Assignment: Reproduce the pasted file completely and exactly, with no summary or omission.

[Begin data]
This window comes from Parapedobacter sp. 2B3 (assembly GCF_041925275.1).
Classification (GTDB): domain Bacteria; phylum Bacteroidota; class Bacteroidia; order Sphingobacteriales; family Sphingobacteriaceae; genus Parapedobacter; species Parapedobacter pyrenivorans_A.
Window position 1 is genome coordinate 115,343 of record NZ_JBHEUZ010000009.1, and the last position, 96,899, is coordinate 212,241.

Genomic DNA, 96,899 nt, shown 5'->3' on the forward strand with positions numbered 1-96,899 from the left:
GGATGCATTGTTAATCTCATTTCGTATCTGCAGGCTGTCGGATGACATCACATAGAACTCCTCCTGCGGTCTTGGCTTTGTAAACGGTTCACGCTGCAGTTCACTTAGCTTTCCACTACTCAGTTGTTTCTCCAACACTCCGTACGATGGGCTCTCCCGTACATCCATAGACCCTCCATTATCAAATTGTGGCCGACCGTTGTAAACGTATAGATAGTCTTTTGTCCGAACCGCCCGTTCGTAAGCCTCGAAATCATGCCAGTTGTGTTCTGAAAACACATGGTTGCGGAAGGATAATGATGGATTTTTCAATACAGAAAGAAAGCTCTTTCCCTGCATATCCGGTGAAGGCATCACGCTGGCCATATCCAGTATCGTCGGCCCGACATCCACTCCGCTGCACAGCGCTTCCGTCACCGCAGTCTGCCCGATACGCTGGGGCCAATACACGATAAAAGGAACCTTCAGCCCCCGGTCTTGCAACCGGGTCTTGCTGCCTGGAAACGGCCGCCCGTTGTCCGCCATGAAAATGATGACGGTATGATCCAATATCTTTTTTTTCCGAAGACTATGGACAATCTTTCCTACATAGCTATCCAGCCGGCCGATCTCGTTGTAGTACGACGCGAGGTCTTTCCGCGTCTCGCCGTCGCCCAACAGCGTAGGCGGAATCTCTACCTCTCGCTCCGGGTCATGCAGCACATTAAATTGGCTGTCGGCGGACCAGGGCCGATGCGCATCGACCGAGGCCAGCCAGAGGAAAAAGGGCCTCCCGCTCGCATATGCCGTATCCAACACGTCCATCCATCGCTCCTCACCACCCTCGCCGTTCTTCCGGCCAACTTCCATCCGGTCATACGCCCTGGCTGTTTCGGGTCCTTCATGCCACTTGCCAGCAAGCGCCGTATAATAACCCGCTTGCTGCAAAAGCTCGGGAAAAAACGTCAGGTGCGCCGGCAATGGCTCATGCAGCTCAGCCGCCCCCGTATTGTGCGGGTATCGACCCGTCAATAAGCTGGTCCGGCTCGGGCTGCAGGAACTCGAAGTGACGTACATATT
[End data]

This window comes from Parapedobacter sp. 2B3 (assembly GCF_041925275.1).
Classification (GTDB): domain Bacteria; phylum Bacteroidota; class Bacteroidia; order Sphingobacteriales; family Sphingobacteriaceae; genus Parapedobacter; species Parapedobacter pyrenivorans_A.
Window position 1 is genome coordinate 115,343 of record NZ_JBHEUZ010000009.1, and the last position, 96,899, is coordinate 212,241.

Genomic DNA, 96,899 nt, shown 5'->3' on the forward strand with positions numbered 1-96,899 from the left:
GGATGCATTGTTAATCTCATTTCGTATCTGCAGGCTGTCGGATGACATCACATAGAACTCCTCCTGCGGTCTTGGCTTTGTAAACGGTTCACGCTGCAGTTCACTTAGCTTTCCACTACTCAGTTGTTTCTCCAACACTCCGTACGATGGGCTCTCCCGTACATCCATAGACCCTCCATTATCAAATTGTGGCCGACCGTTGTAAACGTATAGATAGTCTTTTGTCCGAACCGCCCGTTCGTAAGCCTCGAAATCATGCCAGTTGTGTTCTGAAAACACATGGTTGCGGAAGGATAATGATGGATTTTTCAATACAGAAAGAAAGCTCTTTCCCTGCATATCCGGTGAAGGCATCACGCTGGCCATATCCAGTATCGTCGGCCCGACATCCACTCCGCTGCACAGCGCTTCCGTCACCGCAGTCTGCCCGATACGCTGGGGCCAATACACGATAAAAGGAACCTTCAGCCCCCGGTCTTGCAACCGGGTCTTGCTGCCTGGAAACGGCCGCCCGTTGTCCGCCATGAAAATGATGACGGTATGATCCAATATCTTTTTTTTCCGAAGACTATGGACAATCTTTCCTACATAGCTATCCAGCCGGCCGATCTCGTTGTAGTACGACGCGAGGTCTTTCCGCGTCTCGCCGTCGCCCAACAGCGTAGGCGGAATCTCTACCTCTCGCTCCGGGTCATGCAGCACATTAAATTGGCTGTCGGCGGACCAGGGCCGATGCGCATCGACCGAGGCCAGCCAGAGGAAAAAGGGCCTCCCGCTCGCATATGCCGTATCCAACACGTCCATCCATCGCTCCTCACCACCCTCGCCGTTCTTCCGGCCAACTTCCATCCGGTCATACGCCCTGGCTGTTTCGGGTCCTTCATGCCACTTGCCAGCAAGCGCCGTATAATAACCCGCTTGCTGCAAAAGCTCGGGAAAAAACGTCAGGTGCGCCGGCAATGGCTCATGCAGCTCAGCCGCCCCCGTATTGTGCGGGTATCGACCCGTCAATAAGCTGGTCCGGCTCGGGCTGCAGGAACTCGAAGTGACGTACATATT